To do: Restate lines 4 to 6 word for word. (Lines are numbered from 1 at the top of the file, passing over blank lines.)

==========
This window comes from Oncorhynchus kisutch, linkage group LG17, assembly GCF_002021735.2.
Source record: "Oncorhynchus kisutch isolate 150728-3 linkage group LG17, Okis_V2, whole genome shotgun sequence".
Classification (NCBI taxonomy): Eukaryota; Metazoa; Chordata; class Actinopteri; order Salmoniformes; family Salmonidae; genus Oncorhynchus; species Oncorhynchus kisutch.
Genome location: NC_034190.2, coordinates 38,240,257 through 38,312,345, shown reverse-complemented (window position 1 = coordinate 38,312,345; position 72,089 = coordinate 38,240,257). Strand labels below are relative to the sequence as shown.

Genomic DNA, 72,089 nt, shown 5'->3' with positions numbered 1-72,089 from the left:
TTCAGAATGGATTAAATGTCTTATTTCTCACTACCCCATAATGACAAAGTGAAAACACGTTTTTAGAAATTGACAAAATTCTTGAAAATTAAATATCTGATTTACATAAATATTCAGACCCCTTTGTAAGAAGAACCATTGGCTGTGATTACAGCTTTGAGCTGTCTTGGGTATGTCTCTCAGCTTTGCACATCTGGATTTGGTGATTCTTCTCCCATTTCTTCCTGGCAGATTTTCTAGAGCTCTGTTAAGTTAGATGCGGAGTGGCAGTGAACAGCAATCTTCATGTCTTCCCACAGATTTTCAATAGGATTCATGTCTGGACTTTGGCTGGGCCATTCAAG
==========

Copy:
Genome location: NC_034190.2, coordinates 38,240,257 through 38,312,345, shown reverse-complemented (window position 1 = coordinate 38,312,345; position 72,089 = coordinate 38,240,257). Strand labels below are relative to the sequence as shown.

Genomic DNA, 72,089 nt, shown 5'->3' with positions numbered 1-72,089 from the left:
TTCAGAATGGATTAAATGTCTTATTTCTCACTACCCCATAATGACAAAGTGAAAACACGTTTTTAGAAATTGACAAAATTCTTGAAAATTAAATATCTGATTTACATAAATATTCAGACCCCTTTGTAAGAAGAACCATTGGCTGTGATTACAGCTTTGAGCTGTCTTGGGTATGTCTCTCAGCTTTGCACATCTGGATTTGGTGATTCTTCTCCCATTTCTTCCTGGCAGATTTTCTAGAGCTCTGTTAAGTTAGATGCGGAGTGGCAGTGAACAGCAATCTTCATGTCTTCCCACAGATTTTCAATAGGATTCATGTCTGGACTTTGGCTGGGCCATTCAAG